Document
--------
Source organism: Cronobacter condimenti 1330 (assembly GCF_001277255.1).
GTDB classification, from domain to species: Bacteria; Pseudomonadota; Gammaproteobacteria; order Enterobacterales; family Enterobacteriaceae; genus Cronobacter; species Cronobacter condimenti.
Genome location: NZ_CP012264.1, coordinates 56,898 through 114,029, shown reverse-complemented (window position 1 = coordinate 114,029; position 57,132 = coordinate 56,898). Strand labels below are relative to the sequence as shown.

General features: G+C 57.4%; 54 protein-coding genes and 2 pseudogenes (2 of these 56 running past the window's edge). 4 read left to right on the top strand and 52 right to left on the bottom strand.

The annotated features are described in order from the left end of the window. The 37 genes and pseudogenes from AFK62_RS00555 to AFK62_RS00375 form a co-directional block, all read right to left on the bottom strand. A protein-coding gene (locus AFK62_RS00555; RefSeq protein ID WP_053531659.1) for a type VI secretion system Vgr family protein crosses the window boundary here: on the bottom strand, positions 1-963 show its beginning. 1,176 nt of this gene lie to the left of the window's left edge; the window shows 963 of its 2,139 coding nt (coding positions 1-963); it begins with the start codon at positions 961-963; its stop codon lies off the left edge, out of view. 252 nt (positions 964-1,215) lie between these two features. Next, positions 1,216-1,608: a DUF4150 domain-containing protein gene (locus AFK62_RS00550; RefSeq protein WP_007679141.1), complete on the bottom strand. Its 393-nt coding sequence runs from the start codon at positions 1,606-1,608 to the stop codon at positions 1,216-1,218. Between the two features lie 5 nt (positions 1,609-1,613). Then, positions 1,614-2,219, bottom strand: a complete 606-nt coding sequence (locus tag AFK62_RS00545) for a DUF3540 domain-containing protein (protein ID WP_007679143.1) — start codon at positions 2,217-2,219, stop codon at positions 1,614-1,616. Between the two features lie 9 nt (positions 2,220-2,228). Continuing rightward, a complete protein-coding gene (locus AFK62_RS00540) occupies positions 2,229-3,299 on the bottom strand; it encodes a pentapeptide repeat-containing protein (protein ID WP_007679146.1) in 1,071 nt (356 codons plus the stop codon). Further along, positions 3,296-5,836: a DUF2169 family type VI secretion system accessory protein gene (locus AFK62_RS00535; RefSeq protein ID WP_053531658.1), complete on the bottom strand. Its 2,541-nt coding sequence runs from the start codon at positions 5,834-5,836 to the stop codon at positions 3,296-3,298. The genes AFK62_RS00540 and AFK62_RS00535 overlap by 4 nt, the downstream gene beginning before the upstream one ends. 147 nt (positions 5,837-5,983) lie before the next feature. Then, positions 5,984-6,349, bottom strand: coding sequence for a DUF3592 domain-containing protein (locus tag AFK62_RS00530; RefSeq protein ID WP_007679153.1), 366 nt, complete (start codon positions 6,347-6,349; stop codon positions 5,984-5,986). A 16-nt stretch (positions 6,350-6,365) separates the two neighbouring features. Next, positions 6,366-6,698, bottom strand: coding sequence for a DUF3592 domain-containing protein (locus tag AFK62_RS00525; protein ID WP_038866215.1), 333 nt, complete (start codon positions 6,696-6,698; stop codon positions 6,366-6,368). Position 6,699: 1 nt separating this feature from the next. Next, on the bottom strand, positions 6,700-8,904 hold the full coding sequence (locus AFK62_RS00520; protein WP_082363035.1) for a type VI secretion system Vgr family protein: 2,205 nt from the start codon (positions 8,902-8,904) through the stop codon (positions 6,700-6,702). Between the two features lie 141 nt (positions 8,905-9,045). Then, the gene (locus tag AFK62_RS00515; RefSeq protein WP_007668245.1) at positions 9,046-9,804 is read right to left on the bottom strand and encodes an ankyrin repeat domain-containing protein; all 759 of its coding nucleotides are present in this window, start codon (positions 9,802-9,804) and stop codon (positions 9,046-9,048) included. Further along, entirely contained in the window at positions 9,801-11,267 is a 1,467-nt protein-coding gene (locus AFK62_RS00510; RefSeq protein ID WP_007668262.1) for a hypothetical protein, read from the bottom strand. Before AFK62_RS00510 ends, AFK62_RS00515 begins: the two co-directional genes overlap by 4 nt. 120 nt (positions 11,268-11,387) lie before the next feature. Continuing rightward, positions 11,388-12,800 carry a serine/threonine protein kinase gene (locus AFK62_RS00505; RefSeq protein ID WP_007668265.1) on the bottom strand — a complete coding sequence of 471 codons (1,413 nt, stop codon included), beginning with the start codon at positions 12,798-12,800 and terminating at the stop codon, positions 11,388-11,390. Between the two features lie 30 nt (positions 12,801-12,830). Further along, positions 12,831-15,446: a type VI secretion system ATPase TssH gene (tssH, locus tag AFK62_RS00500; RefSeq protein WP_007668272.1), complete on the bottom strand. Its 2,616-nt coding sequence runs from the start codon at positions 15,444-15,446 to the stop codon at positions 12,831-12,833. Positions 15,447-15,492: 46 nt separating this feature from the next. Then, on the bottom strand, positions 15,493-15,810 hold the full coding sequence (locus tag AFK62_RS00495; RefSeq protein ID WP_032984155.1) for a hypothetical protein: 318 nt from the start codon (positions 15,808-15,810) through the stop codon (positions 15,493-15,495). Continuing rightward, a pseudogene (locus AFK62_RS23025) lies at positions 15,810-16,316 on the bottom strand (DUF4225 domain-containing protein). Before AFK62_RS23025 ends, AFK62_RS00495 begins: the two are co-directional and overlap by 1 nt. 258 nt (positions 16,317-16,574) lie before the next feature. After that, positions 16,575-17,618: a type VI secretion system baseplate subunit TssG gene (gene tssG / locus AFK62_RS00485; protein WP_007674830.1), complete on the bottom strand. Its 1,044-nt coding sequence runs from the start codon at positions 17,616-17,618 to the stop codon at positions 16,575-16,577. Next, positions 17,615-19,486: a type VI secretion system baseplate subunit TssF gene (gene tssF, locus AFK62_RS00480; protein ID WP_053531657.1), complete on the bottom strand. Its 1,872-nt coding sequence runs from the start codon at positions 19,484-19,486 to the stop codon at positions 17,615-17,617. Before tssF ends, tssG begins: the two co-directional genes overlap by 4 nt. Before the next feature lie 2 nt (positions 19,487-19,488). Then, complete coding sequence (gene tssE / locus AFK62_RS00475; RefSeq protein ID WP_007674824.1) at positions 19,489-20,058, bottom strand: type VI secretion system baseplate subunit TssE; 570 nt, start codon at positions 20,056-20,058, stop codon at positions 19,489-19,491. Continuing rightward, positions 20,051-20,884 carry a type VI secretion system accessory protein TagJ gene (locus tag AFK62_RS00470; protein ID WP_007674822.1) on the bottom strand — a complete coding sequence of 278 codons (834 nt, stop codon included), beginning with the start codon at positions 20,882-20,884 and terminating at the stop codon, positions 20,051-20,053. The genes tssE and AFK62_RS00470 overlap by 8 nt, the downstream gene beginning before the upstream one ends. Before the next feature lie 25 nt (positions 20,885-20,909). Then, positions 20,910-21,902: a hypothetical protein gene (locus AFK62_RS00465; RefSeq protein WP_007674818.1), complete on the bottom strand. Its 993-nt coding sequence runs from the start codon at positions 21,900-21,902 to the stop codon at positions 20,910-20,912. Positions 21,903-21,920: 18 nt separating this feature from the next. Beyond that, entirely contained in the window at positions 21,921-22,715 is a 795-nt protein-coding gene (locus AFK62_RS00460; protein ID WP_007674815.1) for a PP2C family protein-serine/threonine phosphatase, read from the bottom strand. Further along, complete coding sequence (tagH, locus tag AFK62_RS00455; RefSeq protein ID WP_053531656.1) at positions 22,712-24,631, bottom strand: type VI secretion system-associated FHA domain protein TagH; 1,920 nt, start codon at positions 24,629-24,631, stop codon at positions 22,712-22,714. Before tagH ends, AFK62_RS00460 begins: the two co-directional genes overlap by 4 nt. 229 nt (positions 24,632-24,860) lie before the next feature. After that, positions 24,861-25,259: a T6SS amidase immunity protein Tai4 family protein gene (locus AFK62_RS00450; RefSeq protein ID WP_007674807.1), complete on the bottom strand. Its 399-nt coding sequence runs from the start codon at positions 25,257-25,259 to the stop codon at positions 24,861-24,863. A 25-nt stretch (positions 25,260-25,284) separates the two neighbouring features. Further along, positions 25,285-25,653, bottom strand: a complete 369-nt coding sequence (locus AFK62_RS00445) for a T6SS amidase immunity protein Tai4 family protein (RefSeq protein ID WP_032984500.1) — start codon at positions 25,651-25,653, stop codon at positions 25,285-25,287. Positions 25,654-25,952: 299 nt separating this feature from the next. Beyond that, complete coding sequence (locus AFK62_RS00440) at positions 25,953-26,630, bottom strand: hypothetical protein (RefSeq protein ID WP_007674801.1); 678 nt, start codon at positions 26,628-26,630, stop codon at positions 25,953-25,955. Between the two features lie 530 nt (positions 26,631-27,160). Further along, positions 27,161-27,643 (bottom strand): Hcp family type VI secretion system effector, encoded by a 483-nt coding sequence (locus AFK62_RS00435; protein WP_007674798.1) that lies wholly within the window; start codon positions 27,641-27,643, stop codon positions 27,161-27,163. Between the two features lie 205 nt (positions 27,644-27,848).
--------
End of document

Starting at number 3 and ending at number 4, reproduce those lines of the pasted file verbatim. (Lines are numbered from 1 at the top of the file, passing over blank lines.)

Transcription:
Genome location: NZ_CP012264.1, coordinates 56,898 through 114,029, shown reverse-complemented (window position 1 = coordinate 114,029; position 57,132 = coordinate 56,898). Strand labels below are relative to the sequence as shown.

General features: G+C 57.4%; 54 protein-coding genes and 2 pseudogenes (2 of these 56 running past the window's edge). 4 read left to right on the top strand and 52 right to left on the bottom strand.